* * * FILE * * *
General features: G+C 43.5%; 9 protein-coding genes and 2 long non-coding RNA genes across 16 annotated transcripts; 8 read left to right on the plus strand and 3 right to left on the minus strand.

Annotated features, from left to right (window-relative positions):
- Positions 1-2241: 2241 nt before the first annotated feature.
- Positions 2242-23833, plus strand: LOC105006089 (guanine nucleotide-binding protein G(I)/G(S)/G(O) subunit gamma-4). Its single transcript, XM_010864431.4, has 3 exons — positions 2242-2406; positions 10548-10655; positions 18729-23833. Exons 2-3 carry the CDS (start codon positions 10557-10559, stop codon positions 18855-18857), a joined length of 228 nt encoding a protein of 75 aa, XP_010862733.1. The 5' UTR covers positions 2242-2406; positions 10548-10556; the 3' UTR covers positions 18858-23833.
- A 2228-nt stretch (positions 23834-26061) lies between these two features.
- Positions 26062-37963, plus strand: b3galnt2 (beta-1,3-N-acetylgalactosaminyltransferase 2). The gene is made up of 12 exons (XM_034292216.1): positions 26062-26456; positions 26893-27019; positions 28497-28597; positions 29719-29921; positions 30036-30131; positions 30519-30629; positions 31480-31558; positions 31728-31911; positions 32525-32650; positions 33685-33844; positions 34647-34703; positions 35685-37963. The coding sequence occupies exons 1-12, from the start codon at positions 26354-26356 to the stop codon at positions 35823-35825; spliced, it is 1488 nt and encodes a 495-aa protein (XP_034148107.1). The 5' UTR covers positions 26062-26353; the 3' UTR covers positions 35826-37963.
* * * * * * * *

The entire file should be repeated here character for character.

General features: G+C 43.5%; 9 protein-coding genes and 2 long non-coding RNA genes across 16 annotated transcripts; 8 read left to right on the plus strand and 3 right to left on the minus strand.

Annotated features, from left to right (window-relative positions):
- Positions 1-2241: 2241 nt before the first annotated feature.
- Positions 2242-23833, plus strand: LOC105006089 (guanine nucleotide-binding protein G(I)/G(S)/G(O) subunit gamma-4). Its single transcript, XM_010864431.4, has 3 exons — positions 2242-2406; positions 10548-10655; positions 18729-23833. Exons 2-3 carry the CDS (start codon positions 10557-10559, stop codon positions 18855-18857), a joined length of 228 nt encoding a protein of 75 aa, XP_010862733.1. The 5' UTR covers positions 2242-2406; positions 10548-10556; the 3' UTR covers positions 18858-23833.
- A 2228-nt stretch (positions 23834-26061) lies between these two features.
- Positions 26062-37963, plus strand: b3galnt2 (beta-1,3-N-acetylgalactosaminyltransferase 2). The gene is made up of 12 exons (XM_034292216.1): positions 26062-26456; positions 26893-27019; positions 28497-28597; positions 29719-29921; positions 30036-30131; positions 30519-30629; positions 31480-31558; positions 31728-31911; positions 32525-32650; positions 33685-33844; positions 34647-34703; positions 35685-37963. The coding sequence occupies exons 1-12, from the start codon at positions 26354-26356 to the stop codon at positions 35823-35825; spliced, it is 1488 nt and encodes a 495-aa protein (XP_034148107.1). The 5' UTR covers positions 26062-26353; the 3' UTR covers positions 35826-37963.